Coast KZN

29 Apr 2021

CROW eagerly awaits birth of 48 baby chameleons

(Northglen News) Picture: CROW - Centre for Rehabilitation of Wildlife/Facebook

A heavily pregnant Flap-Neck Chameleon was dropped off at the Centre for Rehabilitation of Wildlife recently and, during its one-night stay, laid 48 eggs.  This large species is endemic to Southern Africa and can grow up to between 25 cm to 30 cm in length.

“We intended on releasing this beautiful girl immediately as she had nothing wrong with her, however, she started digging her hole for laying in her temporary enclosure and this is a process we couldn’t interrupt for fear of her and her eggs’ well-being,” said CROW’s spokesman, Alexandra Kögl.

They lay between 20 and 50 eggs that hatch after approximately 10 to 12 months.

“She worked all night and, when we checked on her the next morning, she had laid a whopping 48 eggs!”

“These chameleons do not do well in captivity and, because she was perfectly fine on admission, we had to release her back in the area in which she was found,” said Kögl.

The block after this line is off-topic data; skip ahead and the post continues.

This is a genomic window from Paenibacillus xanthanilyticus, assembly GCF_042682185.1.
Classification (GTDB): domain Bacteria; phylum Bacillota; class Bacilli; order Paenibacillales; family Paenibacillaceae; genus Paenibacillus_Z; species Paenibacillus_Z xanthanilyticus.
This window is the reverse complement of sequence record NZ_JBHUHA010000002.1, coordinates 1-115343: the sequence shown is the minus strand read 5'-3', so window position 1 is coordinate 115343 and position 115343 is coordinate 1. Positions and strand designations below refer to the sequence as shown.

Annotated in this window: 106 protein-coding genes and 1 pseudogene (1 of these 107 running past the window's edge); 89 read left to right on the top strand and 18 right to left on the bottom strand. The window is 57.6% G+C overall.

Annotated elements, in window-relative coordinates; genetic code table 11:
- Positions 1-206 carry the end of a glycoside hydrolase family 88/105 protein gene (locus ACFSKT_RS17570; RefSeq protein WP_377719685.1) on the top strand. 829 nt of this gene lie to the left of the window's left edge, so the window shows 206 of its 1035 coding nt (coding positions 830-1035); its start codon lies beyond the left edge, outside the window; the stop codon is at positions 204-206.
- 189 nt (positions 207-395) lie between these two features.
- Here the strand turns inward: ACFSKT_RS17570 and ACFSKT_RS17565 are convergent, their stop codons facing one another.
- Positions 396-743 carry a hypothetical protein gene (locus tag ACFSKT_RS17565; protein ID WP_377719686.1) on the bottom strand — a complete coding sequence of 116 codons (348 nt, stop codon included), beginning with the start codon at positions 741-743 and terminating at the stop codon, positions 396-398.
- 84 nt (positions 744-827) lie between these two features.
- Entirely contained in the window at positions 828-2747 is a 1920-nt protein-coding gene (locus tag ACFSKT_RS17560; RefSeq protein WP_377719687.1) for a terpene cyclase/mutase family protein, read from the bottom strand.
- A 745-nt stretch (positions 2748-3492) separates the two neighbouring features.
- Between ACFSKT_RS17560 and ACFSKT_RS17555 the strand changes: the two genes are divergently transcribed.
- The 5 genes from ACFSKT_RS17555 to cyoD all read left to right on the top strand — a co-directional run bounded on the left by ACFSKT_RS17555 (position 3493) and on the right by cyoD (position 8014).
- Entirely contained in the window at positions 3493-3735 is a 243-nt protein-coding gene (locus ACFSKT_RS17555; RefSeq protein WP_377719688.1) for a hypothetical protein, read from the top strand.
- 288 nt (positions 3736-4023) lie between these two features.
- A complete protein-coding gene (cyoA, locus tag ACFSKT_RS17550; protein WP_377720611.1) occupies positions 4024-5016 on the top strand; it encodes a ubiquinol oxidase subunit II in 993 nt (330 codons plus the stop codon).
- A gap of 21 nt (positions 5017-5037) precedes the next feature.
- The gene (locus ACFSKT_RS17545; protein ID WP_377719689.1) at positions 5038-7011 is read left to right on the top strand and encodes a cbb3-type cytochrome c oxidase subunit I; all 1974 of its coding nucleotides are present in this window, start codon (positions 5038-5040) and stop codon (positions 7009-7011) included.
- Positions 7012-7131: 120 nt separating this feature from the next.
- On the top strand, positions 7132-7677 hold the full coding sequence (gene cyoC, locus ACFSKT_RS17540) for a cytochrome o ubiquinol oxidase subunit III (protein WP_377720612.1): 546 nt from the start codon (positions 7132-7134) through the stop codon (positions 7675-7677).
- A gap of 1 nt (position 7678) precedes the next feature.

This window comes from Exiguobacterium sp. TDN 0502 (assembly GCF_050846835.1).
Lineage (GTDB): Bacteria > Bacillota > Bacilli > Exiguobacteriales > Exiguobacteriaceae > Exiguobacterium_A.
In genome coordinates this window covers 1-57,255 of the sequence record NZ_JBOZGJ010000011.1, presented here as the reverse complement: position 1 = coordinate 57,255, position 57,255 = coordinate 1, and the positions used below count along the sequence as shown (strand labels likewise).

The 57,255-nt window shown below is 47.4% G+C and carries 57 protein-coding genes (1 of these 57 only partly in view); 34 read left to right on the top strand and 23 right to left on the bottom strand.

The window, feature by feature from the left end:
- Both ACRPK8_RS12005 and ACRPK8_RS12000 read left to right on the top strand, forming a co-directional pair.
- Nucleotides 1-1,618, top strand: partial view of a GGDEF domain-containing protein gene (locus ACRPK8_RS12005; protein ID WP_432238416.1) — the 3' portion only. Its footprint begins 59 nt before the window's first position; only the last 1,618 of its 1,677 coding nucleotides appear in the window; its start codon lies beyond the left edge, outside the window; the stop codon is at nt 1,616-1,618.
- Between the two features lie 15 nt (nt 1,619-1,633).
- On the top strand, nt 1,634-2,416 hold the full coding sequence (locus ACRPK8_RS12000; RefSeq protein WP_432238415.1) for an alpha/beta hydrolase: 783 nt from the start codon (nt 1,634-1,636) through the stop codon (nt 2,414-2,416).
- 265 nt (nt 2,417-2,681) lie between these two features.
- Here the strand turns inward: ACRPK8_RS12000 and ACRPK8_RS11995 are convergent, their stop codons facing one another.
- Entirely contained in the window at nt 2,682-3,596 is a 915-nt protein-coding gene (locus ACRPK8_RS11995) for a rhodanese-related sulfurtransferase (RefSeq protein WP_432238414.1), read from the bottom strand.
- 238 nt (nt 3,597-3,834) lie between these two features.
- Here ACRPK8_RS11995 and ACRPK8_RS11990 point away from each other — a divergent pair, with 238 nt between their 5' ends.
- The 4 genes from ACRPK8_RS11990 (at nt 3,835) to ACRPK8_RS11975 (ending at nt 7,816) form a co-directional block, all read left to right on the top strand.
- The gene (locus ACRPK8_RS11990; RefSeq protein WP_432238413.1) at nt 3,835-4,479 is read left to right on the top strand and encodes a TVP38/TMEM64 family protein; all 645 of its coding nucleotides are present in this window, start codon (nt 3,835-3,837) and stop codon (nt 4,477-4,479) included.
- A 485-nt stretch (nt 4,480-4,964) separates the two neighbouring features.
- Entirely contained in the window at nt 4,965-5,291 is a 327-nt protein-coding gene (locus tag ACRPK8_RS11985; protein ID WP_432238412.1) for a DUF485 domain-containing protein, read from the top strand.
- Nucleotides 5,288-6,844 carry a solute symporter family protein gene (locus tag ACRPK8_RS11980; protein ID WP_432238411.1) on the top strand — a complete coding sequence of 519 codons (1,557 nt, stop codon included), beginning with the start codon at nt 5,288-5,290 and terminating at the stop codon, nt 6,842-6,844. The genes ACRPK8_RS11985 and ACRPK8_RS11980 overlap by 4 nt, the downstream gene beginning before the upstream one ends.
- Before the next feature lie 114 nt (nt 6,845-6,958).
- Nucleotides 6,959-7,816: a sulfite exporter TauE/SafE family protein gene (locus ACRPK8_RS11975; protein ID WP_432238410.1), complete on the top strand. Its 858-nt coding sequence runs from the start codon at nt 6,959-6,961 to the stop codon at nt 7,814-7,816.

The eggs were placed in a specialised climate-controlled environment and the team at CROW hopes to welcome 48 healthy chameleon hatchlings in approximately nine months.

Once they have hatched, they will be released in a quiet area.

“Much like tortoises, chameleons are often seen on roads or on the side of the road and are brought in to CROW or other organisations under the impression they have been displaced. This is not true in most cases and the chameleons (and tortoises) are simply moving to a different area. Please, if you see a chameleon or tortoise on the road or close to the side of the road, gently move it off the road or into a quieter area so that it can safely carry on with its travels,” said Kögl.